Robin Miller's Mailbag for February 26, presented by Honda Racing / HPD

Robin Miller's Mailbag for February 26, presented by Honda Racing / HPD

Insights & Analysis

Robin Miller's Mailbag for February 26, presented by Honda Racing / HPD

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Q: Why is it still called “Pole Day” at Indy? The fastest driver of the day really does not win the pole for the race, unless he/she wins the following day during the Fast Nine. They need to bring back Pole Day and have second through ninth race for the balance of the first three rows.

Jay Vandroff, Sarasota, FL

RM: Well, technically it is Pole Day on Sunday because the winner of that Fast Nine is on the pole, but I get what you’re saying because a few years ago the fastest speed of the month was posted on Saturday’s prelims and nobody topped it on Sunday. So the fast qualifier on Sunday’s Fast Nine did start first, but did not post the fastest speed of the month under the clock.

Q: I’ve heard it takes $5 million to run the IndyCar Series for the year if a team already has all the equipment necessary. Of that $5 mil, what cut does the owner take?

Dave O’Brien, Greenwood, IN

RM: It takes between $5-8 million depending on your sponsor status, but it’s impossible to tell what kind of a percentage (if any) unless you know the total. If a sponsor gives a team $10 million and it only takes $7 million to operate then it’s easy to see the rake. But if an owner only gets $5 million and spends it all, then he may have to rely on Leaders Circle for his cut (and that’s less than a million currently). And if a driver finds $7 million and gives $6 to a car owner, then he makes his salary right off the top. Every situation is different.

Q: Michael Andretti seems to be on the best ambassadors for IndyCar. He seems to make things happen for drivers better than anyone else. He has a great eye for talent, and he sees opportunities. He knows what fans want, and he knows how to run a great team. He has really grown into his role as a team owner and leader. Do you see him one day becoming the next Roger Penske? He already has the name, he has the pedigree in the sport, and he clearly knows how to attract the right people/sponsors. He is great at making some of the best deals come through.

While he may not have the money that Penske has from all of his businesses and involvement in other series, could you see Michael one day taking over the role of owner for IndyCar and possibly the Speedway? I think he would be a great steward for the next phase when it’s time.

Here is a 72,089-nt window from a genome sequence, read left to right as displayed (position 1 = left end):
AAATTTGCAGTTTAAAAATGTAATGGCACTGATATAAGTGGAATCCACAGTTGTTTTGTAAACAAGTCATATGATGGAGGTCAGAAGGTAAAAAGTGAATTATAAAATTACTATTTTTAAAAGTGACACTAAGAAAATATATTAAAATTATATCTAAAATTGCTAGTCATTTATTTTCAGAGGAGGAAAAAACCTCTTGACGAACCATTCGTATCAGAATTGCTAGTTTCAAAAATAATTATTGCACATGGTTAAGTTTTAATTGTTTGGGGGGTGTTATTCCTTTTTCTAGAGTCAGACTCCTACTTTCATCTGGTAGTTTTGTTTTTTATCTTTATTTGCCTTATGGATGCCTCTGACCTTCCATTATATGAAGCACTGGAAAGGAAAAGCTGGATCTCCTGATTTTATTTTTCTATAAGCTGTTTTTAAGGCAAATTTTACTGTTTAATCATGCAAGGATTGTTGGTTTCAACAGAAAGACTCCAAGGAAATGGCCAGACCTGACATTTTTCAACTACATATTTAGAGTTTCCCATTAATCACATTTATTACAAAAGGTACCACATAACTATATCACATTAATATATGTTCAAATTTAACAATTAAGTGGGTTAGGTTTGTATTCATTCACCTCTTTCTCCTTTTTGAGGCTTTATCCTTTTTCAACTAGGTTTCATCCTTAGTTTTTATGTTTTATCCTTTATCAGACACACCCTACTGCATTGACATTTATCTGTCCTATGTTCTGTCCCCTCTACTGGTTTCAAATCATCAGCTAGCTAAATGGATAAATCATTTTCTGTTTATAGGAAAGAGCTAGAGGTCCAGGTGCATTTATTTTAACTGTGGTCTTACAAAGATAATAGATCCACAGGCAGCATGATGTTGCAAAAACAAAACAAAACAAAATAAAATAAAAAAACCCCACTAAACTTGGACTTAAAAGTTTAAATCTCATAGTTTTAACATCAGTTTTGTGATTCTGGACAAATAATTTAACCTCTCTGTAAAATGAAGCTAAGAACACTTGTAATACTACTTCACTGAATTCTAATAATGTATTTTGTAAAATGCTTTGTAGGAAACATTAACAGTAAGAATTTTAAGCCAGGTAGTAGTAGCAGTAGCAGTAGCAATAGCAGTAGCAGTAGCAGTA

Erik Steinbrecher

RM: Well Michael muscled into R.P. territory over the past 15 years (especially at Indianapolis, where his team has won three of the last six races) and is part of the Big 3 along with Ganassi. And he’s kept American drivers on the track like RHR, Rossi and now little Herta, so he is creating his own legacy after being one of the best drivers of his era. Not sure he wants to be in charge of everything, but I also was surprised he wanted to own a team so you never know.

“Don’t tell anyone, but I just wrapped Chip’s transporters in saran wrap”. Image by LePage/LAT

Q: Saw a photo of Will Power at the COTA test and noticed an “Indy 500 Winner” logo embroidered on the right sleeve of his fire suit! Are all of the winners wearing this?  This is the first time I’ve ever seen this and I think it’s a Penske Perfect idea!

Dave Sutton, Indy

RM: No, I’m told it’s an optional patch provided by IndyCar, and obviously Willy P. is very proud to wear it.

Q: If you had to guess, who do you think R.P. would pick as his all-time favorite driver in IndyCar, and has he ever stated it? Would it be Donohue? Mears? Helio? I would say PT, but we all know it’s not April Fool’s Day yet.

Brandon Stevens, California

RM: I don’t think he’s ever chosen one publicly, but it would likely be Mark and Rick because they were all about the team 24/7. Tom Sneva and P.T. would probably be his least favorite.

Q: Everyone is talking about Scott McLaughlin’s IndyCar tests. What happens with Will Power? Is Penske expanding to the Australian S5000 open-wheel series? A Power/McLaughlin Penske team will be a boost to the series. It could also reopen the door to IndyCar returning Down Under. Doesn’t Andretti have his hand in an Australian Supercar team? I’m surprised Chip Ganassi doesn’t have an eyeball looking at it.

Redding F.

RM: I have no idea, but I imagine McLaughlin has a much better shot at driving over here for R.P. in IndyCar than being part of a new endeavor Down Under. Michael has a stake in a Supercar team that Rossi and Hinch ran for at Bathurst [ED: Walkinshaw Andretti United] but I don’t think Ganassi has any interest.

Q: Considering I’m probably the only person who will email you that actually watches Supercars, I’m wondering what the opinion in the paddock and in the fan base about Scott McLaughlin coming over? After watching him for several years and knowing some people who worked with him doing some sim racing stuff, I feel the average IndyCar fan is in for a bit of a shock when he gets out there in a race.

I’m not going tell you he will win the Indy 500 or the Indy GP in his first race, but y’all are gonna have your hands full with him because I genuinely think he’s one of the top 10 drivers in the world, pound for pound. Plus, I think the old gearheads will like him because he has that mentality of wanting to race absolutely everything he can race.

Jamie Sullivan

RM: I haven’t talked to any of the drivers but they were obviously impressed with his COTA performance, and getting up to speed that quick says a lot. I read where he’s been released from his ride Down Under [ED: His current Supercars contract ends this year] and he’s made it clear he wants to pursue IndyCar, so we may be seeing a lot of him – even in 2020.

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